By Alan Marble
You have crested the hill and gone beneath the familiar arch and are descending into the little city of Frankfort...so many friends and familiar faces are waiting to welcome you and yours.
Well, this year there is an abundance of not-so-familiar faces also waiting for you...call it a cast of thousands...in the various forms of one of the most prolific orders of life on earth….the rodents. Defined largely by their pairs of constantly-growing incisors, rodents in North America run the gamut from tiny deer mice....an abundant species here...all the way up to the master of northwoods dam construction, the beaver, which can approach 70 pounds in remote areas of its range. Let’s focus on the li’l fellers that scratch around at night along Lover’s Lane, making the dead leaves rustle on the forest floor and occasionally blurting high-pitched squeals and hollow “tocks” as they go about their gnawing existence.
This is what wildlife biologists refer to as an “irruption” year. Several factors - life cycles, a very mild winter, an abundance of last fall’s bounty of acorns and beechnuts and pin cherries - collide to produce skyrocketing numbers of the buck-toothed brigade. It’s an up-and-down sort of thing. This year the explosion of rodents guarantees that every fledgling predator born this year - barred owl, screech owl, fox, bobcat, coyote, red-shouldered hawks and Cooper’s hawks - will be well-fed and prosper. Next year the odds will flip. More predators, less fodder for their nestlings.
For many of us, opening up the cottage upon arrival is a joyous affair. Sweeping aside the sheets that draped the furniture, taking down the shutters and opening the windows to chase the seasonal musty odor. This year, parts of those sheets have been gnawed away and used to make mouse nests, often in places that surprise us - inside your gas grill (better check it first before you fire it up!), under your kitchen sink and inside a small tear in the corner of the customary old mattress on the rollaway that is rarely used. And that musty odor is mingled with another smell, a noxious, fetid stench that signals death and decay on a rodent-sized scale. Finding that bit of rotting matter can be difficult. If there is a positive side, it is that the amount of the decay is small and clears up rather quickly.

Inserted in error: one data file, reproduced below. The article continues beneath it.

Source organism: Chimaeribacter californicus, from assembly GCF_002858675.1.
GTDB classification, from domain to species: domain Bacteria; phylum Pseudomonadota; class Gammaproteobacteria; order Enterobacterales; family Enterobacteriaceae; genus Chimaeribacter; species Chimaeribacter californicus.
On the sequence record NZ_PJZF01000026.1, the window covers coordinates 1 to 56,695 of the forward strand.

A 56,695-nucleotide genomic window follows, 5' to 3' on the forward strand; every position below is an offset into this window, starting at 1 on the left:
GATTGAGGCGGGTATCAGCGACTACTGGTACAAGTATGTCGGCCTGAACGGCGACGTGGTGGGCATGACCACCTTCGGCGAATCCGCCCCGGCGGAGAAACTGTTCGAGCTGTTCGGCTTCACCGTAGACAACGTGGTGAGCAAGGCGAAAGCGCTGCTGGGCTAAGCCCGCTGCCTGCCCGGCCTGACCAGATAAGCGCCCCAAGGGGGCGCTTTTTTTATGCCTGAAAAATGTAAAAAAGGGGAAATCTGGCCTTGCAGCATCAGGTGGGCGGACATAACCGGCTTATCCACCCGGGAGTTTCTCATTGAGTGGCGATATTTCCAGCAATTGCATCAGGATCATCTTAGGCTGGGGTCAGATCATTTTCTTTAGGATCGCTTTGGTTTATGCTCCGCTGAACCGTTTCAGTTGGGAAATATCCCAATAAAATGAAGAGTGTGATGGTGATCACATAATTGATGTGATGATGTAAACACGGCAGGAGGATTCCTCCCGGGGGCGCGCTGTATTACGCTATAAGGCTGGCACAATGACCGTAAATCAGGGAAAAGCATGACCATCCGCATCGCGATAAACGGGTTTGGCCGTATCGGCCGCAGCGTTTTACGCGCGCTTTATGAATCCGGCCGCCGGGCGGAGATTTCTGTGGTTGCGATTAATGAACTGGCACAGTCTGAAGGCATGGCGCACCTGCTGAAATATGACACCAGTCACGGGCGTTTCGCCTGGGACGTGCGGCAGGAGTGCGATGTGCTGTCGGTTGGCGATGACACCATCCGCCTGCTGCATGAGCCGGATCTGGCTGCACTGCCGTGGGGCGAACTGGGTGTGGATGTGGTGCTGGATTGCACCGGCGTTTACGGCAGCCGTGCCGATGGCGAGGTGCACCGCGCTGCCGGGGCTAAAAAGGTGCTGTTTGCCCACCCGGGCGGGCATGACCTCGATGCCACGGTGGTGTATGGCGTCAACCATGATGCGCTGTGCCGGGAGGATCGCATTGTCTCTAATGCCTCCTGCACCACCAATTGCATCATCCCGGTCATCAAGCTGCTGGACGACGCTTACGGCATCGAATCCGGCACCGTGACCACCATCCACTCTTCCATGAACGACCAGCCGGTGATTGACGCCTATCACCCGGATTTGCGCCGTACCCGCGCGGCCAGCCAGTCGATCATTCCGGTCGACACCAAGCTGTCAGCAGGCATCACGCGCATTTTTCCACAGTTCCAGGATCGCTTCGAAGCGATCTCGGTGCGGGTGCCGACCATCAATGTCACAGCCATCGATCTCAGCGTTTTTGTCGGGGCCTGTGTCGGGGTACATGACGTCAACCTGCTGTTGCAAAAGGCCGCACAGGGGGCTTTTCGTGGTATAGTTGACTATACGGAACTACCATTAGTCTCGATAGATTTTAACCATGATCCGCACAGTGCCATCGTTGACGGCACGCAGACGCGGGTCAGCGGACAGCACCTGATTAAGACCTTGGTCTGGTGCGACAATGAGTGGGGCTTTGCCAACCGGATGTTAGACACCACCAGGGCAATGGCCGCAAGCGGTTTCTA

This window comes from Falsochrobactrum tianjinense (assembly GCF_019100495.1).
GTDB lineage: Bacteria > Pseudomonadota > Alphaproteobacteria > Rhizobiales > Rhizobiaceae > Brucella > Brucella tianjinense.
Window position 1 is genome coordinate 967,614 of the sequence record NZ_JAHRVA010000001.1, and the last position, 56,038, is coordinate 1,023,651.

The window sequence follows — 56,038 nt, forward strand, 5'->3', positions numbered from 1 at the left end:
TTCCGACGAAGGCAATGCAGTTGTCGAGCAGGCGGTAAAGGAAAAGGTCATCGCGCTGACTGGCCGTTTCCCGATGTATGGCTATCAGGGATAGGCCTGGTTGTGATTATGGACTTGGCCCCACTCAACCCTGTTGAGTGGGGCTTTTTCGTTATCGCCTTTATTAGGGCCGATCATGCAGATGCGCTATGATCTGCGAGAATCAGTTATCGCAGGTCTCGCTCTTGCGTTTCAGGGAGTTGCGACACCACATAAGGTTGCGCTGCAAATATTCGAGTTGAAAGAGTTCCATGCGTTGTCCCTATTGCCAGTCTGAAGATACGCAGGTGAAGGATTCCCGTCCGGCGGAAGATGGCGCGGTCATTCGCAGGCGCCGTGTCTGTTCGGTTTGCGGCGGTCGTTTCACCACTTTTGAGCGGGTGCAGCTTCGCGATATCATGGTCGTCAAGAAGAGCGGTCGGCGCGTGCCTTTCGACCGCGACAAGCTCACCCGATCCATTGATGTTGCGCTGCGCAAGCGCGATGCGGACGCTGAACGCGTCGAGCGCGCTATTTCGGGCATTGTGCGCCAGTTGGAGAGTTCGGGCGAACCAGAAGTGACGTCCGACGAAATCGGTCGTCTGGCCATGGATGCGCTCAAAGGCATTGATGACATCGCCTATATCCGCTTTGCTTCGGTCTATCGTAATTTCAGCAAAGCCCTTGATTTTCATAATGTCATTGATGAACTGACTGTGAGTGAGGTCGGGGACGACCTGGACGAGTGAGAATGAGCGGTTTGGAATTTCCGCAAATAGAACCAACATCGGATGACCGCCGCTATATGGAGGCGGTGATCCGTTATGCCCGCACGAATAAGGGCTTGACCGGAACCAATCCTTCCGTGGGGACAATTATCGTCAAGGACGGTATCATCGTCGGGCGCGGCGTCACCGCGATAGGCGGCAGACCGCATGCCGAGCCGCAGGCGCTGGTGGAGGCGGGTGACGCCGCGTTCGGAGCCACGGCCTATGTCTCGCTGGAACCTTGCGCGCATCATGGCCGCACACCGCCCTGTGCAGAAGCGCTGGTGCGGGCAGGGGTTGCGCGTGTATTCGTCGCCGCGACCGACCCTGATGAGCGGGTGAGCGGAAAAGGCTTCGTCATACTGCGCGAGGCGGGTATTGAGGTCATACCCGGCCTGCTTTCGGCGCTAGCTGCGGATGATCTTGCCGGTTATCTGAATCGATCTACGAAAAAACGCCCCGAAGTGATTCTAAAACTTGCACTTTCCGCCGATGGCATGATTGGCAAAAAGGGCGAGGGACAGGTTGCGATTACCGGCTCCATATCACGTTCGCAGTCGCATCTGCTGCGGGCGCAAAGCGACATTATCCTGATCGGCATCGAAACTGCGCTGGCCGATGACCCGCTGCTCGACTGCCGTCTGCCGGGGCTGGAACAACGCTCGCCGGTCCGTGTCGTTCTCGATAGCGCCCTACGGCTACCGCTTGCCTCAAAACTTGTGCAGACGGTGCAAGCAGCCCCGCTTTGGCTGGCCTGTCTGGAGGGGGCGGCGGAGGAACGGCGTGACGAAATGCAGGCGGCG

So, who are we talking about? In the woods of northwest Michigan, the primary players are deer mice and white-footed mice (very closely related), the woodland vole, which generally plays nice and stays outside, and chipmunks and red squirrels. We have other fascinating rodents which usually don’t cause too many problems - the northern flying squirrel with its jumbo dark eyes and soft-as-chinchilla fur, and the woodland jumping mouse, sort of like the kangaroo rat of the desert, usually only seen at night in the headlights as you come home on Alden Edwards and catch a glimpse of a tiny, bounding mouse. Grey squirrels (and the common color-phase black squirrels) and fox squirrels are likewise off-the-charts in numbers this year, but, as a rule, the only problems they cause are at bird feeders.